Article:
Ultimate Barista, Ultimate Brew
Every Friday at noon, Andrew Kopplin presides over a “cupping” at the back of his cozy shop in St. Paul, Kopplin’s Coffee. On the table, more than 10 individually brewed cups of coffee, each placed next to a bowl of its coarsely ground bean of origin. He instructs visitors to dip a bit of coffee onto a spoon, then quaff it quickly—a sharp slurp—like wine.
Kopplin explains that the nuances of coffee are infinitely more complex than those of wine. The coffee industry today is where the wine industry was a few decades ago, he says, before the mainstream consumer knew the difference between, say, shiraz and cabernet. Yes, Kopplin is a coffee connoisseur, and he’s determined to make you one, too.
If it’s black coffee you’re after, choose from five or six distinctive, seasonal varieties. Then watch as he grinds your beans, sifts them into a Clover 1s coffeemaker (it uses no paper filters; they might taint or steal flavor), and steeps an individual serving to perfection.
If you order an espresso drink, it will be “traditionally constructed” as the Italians intended—no small, medium, or large. It will feature an intricate design in the crema. And it will be rich and satisfying, a taste of coffee heaven.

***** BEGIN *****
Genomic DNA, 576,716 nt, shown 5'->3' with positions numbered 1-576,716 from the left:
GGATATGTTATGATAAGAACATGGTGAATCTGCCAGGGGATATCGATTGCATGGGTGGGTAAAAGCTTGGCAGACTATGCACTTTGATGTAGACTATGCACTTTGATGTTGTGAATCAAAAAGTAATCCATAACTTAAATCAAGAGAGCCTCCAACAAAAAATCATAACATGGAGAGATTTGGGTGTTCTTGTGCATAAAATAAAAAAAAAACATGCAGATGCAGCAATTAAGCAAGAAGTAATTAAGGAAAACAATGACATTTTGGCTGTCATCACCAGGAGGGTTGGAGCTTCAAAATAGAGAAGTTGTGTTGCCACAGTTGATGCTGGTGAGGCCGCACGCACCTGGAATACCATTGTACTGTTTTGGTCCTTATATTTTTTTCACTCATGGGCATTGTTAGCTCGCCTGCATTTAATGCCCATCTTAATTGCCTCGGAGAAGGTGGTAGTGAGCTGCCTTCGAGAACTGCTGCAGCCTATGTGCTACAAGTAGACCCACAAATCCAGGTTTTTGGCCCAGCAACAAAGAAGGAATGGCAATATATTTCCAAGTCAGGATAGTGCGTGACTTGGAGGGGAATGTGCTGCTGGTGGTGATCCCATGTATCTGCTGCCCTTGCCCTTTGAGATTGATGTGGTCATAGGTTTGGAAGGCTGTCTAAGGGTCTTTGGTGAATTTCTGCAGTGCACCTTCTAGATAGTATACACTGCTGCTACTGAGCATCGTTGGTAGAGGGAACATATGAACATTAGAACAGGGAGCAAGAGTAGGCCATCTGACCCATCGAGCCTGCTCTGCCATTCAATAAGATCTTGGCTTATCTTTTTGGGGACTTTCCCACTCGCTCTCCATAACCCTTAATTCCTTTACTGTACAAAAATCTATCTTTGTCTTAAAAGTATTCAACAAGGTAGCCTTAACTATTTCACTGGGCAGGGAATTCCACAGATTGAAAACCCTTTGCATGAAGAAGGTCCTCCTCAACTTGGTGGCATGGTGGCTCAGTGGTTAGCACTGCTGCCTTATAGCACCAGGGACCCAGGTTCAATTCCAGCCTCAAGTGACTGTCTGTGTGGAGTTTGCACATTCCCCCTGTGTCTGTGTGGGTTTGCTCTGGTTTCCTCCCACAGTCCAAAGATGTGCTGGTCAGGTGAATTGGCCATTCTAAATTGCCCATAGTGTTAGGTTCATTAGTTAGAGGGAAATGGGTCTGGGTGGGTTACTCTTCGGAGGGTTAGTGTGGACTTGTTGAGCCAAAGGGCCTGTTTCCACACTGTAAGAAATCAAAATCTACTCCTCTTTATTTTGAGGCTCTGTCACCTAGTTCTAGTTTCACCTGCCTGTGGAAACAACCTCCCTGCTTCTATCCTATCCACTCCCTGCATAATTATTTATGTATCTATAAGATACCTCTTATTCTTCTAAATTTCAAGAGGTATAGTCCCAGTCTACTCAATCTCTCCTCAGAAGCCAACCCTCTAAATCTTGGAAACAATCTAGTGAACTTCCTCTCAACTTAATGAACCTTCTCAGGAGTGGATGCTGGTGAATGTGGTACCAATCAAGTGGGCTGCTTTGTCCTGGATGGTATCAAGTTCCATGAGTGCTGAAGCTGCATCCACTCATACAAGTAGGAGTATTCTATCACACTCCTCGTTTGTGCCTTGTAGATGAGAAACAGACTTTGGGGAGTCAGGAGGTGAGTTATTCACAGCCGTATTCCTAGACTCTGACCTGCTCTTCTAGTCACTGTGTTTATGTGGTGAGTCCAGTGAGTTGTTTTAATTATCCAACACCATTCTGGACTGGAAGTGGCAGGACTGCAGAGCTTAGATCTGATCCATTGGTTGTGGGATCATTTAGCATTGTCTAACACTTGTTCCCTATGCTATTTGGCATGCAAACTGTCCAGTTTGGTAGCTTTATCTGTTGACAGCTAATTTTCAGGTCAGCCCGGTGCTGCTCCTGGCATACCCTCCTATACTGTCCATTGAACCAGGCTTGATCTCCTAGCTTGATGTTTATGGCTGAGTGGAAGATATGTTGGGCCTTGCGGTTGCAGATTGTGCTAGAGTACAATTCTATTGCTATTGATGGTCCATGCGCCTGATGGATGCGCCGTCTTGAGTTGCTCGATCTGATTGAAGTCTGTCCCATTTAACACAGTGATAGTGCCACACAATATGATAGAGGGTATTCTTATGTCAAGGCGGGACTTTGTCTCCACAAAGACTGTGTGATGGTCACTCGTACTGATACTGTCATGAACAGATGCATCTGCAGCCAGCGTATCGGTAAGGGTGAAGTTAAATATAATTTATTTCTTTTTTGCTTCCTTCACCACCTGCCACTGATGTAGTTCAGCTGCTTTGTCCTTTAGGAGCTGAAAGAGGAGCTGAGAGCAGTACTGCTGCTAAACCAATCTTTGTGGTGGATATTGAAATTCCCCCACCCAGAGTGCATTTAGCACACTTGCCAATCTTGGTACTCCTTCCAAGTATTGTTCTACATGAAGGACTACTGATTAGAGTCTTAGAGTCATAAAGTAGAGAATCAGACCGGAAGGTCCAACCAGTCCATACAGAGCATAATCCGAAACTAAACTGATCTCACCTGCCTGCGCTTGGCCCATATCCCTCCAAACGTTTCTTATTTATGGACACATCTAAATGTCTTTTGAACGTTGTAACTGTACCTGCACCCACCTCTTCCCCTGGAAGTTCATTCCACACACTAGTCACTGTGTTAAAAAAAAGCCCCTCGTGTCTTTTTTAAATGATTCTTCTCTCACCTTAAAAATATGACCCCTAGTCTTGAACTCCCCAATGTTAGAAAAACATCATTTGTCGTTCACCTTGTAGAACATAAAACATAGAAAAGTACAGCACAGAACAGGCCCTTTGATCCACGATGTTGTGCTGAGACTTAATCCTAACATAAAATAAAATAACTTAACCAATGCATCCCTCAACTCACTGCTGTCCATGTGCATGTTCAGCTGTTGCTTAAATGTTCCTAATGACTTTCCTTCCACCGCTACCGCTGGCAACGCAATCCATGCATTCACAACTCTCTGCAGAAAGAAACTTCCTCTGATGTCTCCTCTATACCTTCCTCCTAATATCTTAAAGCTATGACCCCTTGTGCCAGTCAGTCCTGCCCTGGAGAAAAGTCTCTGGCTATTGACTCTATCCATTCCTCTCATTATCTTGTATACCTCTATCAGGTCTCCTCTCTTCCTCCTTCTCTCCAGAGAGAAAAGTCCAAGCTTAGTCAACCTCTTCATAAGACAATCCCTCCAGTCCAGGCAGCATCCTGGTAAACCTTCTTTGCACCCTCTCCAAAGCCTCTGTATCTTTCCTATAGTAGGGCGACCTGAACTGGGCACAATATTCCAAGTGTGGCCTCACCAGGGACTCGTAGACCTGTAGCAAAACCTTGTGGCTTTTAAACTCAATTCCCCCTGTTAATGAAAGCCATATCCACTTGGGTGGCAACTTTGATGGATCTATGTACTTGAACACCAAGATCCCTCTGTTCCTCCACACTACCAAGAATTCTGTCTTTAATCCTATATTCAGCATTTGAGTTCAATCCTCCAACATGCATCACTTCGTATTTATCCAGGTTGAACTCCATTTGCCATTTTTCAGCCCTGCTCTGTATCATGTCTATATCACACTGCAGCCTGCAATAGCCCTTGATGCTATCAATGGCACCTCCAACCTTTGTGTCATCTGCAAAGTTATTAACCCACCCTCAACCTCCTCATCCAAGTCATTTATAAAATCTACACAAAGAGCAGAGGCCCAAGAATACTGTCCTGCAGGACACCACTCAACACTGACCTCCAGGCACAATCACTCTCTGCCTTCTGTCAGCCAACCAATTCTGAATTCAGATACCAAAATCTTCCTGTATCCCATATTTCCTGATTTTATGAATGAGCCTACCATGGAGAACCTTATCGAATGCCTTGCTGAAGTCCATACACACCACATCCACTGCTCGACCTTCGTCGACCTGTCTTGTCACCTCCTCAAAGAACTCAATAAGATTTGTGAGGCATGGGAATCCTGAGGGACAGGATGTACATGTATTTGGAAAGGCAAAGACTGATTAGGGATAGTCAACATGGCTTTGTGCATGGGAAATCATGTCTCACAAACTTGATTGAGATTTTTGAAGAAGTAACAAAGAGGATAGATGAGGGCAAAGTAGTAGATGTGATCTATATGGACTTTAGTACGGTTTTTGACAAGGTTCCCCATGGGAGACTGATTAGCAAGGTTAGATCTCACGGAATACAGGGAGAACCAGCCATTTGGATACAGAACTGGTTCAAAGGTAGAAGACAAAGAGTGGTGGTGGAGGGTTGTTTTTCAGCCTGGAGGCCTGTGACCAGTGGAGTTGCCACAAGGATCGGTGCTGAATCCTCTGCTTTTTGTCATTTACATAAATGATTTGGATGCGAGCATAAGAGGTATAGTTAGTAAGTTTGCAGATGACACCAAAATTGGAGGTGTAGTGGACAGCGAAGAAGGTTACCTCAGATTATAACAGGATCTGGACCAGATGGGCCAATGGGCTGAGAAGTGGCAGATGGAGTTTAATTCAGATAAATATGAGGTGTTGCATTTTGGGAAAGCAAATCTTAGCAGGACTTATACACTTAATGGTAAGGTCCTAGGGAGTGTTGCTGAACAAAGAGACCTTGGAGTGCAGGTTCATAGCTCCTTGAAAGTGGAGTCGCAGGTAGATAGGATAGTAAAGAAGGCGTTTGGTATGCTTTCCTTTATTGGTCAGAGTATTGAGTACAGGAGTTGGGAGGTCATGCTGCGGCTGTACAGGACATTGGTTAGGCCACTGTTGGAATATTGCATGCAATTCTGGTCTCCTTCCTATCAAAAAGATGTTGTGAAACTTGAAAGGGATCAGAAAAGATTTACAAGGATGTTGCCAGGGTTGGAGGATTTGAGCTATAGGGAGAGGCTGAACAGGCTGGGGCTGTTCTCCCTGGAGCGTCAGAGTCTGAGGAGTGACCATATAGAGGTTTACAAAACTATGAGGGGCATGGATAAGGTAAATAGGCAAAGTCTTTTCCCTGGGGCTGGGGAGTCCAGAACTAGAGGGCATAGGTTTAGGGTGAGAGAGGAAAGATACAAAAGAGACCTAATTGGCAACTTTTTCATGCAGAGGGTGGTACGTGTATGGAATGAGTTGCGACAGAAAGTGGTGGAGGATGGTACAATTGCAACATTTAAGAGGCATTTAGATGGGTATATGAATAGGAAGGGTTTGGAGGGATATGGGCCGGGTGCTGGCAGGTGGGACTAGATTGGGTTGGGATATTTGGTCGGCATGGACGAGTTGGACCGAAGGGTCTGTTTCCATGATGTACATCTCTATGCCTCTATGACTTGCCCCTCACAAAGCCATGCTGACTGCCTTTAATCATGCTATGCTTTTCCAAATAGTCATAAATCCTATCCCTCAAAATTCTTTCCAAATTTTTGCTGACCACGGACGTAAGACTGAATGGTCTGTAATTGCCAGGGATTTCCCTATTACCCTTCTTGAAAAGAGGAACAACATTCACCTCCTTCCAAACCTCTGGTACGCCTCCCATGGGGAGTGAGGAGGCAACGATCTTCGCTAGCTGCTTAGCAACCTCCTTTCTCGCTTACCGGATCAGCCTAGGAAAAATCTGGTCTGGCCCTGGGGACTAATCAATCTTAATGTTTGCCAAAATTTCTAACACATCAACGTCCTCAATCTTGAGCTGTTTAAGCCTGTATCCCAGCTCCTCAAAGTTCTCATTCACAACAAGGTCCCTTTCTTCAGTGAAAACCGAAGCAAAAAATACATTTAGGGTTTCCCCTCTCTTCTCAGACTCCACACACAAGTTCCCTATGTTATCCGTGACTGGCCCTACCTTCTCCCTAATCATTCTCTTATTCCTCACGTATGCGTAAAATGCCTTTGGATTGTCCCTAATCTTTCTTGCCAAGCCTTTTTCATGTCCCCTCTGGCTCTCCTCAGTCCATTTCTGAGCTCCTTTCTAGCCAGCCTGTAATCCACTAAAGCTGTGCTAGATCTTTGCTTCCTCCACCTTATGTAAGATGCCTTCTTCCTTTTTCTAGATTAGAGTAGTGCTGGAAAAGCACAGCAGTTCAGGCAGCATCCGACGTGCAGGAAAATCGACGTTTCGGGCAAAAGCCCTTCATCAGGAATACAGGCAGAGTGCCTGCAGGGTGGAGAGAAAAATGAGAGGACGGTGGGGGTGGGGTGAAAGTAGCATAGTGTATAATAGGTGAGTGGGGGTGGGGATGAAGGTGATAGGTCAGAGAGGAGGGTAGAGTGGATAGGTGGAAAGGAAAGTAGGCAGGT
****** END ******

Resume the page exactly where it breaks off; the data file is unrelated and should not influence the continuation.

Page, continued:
Kopplin blogged last summer about switching from porcelain cups to glass; porcelain was retaining miniscule amounts of oil and altering flavor. He switched farmers when he found that his organic milk wasn’t incorporating air the way it used to. The problem: The grass-fed cows had been switched from pasture to hay in the drought.
A cup of rare Ethiopian coffee at Kopplin’s might set you back $6. But because he labors over each cup, he says, “you’ll come back and buy it again.”
651-698-0457, 490 Hamline Ave. S., St. Paul, kopplinscoffee.com.